02 Feb Stop bastardizing McGill’s work Part 1
In this series of articles, I will give myself 30min to write about a topic – a rough draft to published. It will be rough and straight to the point. Let’s see how a few of these go and if I have any friends left after this period of time.
Most of you by now have heard of Dr. Stuart McGill. He’s been the man for decades and worked with THE best athletes on the planet and fixed them. Dr. McGill and I connected almost 8 years ago. He and I are best friends, business partners and talk often. We wrote Gift of Injury in 2017, which is the story of our meeting, and how he helps me get back to top shape for powerlifting after a pretty significant back injury. He’s helped thousands of people do this, not just me.
Over the last 8 years, many powerlifters have really started to utilized McGills work, and this is good. But the bad part is when things are taken out of context and/ or misused and then sadly, everyone loses. In part 1, I’m going to stick with this for today: his method being oversimplified, taken out of context, and completely misunderstood.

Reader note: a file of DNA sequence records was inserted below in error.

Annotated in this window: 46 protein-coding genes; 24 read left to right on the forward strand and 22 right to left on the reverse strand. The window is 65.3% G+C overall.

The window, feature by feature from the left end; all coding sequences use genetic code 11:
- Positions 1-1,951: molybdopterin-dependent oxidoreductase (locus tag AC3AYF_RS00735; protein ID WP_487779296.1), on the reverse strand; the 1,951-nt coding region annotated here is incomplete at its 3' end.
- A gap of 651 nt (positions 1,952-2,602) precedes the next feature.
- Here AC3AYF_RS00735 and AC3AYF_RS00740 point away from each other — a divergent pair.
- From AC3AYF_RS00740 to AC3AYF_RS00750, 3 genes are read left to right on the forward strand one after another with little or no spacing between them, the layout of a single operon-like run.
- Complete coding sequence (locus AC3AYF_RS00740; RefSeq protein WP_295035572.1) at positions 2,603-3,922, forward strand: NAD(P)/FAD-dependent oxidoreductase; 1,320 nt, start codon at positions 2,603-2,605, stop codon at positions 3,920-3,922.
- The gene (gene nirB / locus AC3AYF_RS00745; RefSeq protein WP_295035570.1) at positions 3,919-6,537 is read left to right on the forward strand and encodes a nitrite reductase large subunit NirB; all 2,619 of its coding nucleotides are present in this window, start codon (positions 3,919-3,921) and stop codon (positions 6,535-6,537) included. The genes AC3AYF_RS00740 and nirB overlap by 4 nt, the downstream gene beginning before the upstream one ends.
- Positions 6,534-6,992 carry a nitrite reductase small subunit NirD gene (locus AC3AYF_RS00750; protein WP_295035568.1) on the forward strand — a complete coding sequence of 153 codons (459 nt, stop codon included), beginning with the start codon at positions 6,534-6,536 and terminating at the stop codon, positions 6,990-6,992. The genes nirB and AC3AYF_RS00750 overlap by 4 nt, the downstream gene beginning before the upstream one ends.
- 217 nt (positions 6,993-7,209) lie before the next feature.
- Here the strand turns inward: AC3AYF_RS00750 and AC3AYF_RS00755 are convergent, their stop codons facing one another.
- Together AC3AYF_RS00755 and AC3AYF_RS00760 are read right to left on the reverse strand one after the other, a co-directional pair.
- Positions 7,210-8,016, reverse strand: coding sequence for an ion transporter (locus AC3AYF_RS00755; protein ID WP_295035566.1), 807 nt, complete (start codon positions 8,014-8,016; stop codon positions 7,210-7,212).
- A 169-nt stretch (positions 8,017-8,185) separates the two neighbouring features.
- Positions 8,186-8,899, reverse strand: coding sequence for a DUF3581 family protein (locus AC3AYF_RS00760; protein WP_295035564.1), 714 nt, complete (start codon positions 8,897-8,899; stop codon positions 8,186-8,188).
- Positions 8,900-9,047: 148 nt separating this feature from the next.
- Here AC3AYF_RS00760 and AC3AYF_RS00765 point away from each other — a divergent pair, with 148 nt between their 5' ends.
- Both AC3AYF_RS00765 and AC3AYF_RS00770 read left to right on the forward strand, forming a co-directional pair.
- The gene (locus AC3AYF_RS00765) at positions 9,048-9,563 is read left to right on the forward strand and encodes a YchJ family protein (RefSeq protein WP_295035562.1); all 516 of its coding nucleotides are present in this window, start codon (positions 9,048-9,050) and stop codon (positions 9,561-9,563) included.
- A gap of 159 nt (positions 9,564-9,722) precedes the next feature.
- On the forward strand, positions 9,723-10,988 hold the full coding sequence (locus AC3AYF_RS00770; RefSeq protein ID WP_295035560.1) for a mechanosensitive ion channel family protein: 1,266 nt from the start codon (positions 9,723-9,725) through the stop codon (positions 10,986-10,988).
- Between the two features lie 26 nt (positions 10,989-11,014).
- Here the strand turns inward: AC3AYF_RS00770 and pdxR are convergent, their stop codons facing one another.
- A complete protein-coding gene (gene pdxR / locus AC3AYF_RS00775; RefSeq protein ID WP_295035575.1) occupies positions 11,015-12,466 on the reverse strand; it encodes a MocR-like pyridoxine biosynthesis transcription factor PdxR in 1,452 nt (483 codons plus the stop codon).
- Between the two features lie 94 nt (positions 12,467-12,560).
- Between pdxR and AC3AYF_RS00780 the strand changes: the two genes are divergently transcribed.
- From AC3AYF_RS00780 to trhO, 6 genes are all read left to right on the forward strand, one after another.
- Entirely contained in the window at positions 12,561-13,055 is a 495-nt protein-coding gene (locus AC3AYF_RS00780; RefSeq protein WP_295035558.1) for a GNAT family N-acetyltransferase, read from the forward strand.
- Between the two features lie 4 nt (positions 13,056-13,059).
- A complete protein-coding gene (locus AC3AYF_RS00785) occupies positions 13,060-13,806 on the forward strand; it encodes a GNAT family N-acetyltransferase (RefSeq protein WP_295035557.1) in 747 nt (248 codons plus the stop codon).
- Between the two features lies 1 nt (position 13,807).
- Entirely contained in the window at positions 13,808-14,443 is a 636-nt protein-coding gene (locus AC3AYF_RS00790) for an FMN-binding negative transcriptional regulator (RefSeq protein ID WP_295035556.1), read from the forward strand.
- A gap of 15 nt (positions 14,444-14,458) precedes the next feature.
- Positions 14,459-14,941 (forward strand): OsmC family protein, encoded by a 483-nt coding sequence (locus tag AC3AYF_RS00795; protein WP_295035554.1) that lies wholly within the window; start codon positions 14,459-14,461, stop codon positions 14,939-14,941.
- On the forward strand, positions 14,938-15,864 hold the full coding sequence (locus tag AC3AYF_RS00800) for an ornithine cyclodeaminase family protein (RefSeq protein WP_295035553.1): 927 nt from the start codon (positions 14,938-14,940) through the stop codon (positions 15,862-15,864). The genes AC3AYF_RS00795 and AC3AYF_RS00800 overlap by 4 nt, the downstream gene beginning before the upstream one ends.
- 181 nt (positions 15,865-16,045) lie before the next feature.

The McGill big 3 is a 3-pronged 360degree core bolstering system that Stu has organized and studied for many years. He didn’t invent the 3 exercises, he coordinated them to work together and dubbed them “the McGill big 3.” Heads UP: First of all – the McGill method is NOT the McGill big 3 exercises. “I’m doing the McGill method.” No, you’re not.
The McGill method is much more than the 3 ‘big’ exercises. Unfortunately, most people don’t know this because they truly have not read his body of work, only have heard or learned enough to be ‘dangerous’, and/or only read headlines or follow youtube geeks. The big 3 will be next week’s rant, don’t worry.
In a quick summary that does not do his 31 years of research in the lab/clinic/training center justice, the McGill method is about a very complex, specific, and thorough 3-4HR assessment of an athlete that identifies back pain triggers, postures, and movements that cause pain, then creative and clever ways are found to remove the triggers and find pain-free movement. And after being pain-free for an extended period of time – this allows one to expand the pain-free movement and lifting capacity while building resilience slowly through special exercises. There is no rushing this, there is no magic bullet. It’s about adaptation and biology. It can take years for a back injury to heal. You can’t fast forward this type of adaptation.
I’ve been a McGill Method Florida provider for a while, and been working with Stu for 8 years, and have read all of his books countless times and I’m still learning each time I go back through his research. I still have a lifetime of learning to do, so does your coach/chiropractor/lifting idol who just learned about McGill last week and is now an expert on his methods. I highly suggest you read his books if you want to take your game to the next level.
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